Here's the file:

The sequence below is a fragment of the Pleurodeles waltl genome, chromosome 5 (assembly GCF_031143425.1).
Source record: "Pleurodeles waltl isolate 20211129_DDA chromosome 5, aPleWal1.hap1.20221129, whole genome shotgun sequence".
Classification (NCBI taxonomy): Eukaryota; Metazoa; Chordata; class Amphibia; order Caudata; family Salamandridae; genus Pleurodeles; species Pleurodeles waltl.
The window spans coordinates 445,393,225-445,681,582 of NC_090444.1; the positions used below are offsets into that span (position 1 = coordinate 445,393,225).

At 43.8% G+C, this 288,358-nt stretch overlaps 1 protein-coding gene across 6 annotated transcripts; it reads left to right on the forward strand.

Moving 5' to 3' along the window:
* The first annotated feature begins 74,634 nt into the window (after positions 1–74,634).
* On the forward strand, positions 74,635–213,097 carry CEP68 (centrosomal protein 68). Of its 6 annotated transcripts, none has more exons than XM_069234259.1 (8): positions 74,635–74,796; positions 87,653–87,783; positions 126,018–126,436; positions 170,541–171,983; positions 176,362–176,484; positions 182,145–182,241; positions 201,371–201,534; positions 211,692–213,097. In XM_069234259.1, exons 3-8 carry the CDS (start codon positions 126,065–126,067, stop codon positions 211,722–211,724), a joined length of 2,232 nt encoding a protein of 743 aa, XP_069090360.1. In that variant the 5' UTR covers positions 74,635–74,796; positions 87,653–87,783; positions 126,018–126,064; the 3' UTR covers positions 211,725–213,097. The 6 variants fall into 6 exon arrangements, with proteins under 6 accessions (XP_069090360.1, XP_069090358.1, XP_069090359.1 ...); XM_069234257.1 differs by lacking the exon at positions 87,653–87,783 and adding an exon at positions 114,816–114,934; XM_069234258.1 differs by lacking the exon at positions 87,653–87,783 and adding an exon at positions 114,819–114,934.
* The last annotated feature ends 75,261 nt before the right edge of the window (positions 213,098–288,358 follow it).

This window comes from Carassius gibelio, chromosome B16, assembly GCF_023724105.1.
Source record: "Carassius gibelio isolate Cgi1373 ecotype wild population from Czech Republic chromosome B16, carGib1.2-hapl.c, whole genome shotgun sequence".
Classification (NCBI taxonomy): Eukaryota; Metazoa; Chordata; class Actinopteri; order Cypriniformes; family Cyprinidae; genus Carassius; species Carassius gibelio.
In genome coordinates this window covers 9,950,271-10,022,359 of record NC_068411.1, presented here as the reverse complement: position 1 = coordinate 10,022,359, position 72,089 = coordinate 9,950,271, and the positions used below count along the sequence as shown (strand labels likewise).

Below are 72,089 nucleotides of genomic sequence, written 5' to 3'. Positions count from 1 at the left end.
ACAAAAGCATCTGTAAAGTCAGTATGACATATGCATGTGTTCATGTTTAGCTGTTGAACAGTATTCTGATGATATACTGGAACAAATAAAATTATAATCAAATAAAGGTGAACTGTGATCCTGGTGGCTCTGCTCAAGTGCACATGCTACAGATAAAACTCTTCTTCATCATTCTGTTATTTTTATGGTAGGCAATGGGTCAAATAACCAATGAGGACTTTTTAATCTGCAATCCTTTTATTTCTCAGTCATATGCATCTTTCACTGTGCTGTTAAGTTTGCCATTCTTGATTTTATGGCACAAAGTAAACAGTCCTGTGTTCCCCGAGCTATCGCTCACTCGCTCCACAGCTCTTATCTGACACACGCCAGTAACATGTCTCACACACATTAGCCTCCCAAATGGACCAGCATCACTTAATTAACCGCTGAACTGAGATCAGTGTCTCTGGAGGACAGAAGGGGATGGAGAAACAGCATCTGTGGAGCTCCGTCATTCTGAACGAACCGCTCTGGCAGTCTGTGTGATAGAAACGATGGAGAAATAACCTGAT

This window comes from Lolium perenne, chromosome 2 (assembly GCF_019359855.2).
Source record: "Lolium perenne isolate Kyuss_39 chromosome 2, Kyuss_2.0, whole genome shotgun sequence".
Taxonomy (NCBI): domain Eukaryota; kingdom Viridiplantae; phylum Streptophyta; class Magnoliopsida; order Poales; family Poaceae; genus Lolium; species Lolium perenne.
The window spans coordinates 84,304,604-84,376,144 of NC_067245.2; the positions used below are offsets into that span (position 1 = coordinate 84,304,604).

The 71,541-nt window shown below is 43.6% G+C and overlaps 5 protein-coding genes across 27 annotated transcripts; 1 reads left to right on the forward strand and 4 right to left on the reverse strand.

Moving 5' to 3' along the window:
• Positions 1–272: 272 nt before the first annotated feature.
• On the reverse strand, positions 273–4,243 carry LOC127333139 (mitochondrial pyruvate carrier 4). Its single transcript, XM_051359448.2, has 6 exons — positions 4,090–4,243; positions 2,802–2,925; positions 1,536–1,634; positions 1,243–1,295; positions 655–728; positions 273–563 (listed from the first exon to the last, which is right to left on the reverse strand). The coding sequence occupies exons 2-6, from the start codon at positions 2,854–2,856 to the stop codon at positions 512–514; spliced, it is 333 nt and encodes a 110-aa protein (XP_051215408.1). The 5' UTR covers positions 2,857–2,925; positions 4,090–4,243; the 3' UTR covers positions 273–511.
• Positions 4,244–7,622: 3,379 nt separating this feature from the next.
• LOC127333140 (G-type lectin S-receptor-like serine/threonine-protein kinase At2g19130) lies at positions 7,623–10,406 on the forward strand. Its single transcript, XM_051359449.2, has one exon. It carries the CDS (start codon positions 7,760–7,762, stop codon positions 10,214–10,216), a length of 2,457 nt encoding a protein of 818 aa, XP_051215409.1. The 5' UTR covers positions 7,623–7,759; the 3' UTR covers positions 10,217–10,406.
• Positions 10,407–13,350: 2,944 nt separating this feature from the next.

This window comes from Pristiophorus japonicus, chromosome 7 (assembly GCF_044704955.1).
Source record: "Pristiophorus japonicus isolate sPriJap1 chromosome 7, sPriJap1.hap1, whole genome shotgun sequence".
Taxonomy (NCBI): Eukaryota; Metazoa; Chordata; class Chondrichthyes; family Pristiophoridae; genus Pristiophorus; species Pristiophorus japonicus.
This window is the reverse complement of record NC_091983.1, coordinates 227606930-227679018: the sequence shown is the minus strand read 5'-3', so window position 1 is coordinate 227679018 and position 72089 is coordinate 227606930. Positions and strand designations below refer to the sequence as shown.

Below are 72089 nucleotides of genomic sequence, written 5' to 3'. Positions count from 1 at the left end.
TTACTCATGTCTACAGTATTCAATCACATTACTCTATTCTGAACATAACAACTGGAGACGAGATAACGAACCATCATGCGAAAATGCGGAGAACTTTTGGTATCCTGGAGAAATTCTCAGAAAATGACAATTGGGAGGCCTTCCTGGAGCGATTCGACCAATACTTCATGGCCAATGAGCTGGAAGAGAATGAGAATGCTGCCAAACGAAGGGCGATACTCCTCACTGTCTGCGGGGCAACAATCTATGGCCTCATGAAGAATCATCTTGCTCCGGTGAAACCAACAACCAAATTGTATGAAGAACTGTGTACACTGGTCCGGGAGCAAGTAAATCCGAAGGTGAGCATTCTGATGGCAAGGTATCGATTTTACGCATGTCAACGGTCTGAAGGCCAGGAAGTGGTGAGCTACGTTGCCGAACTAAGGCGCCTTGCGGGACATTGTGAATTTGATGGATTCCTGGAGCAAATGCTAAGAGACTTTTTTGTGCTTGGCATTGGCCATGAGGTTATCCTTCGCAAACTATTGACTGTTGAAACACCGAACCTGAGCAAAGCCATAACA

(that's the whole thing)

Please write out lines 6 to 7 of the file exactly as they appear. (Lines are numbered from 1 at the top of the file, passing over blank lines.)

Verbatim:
Moving 5' to 3' along the window:
* The first annotated feature begins 74,634 nt into the window (after positions 1–74,634).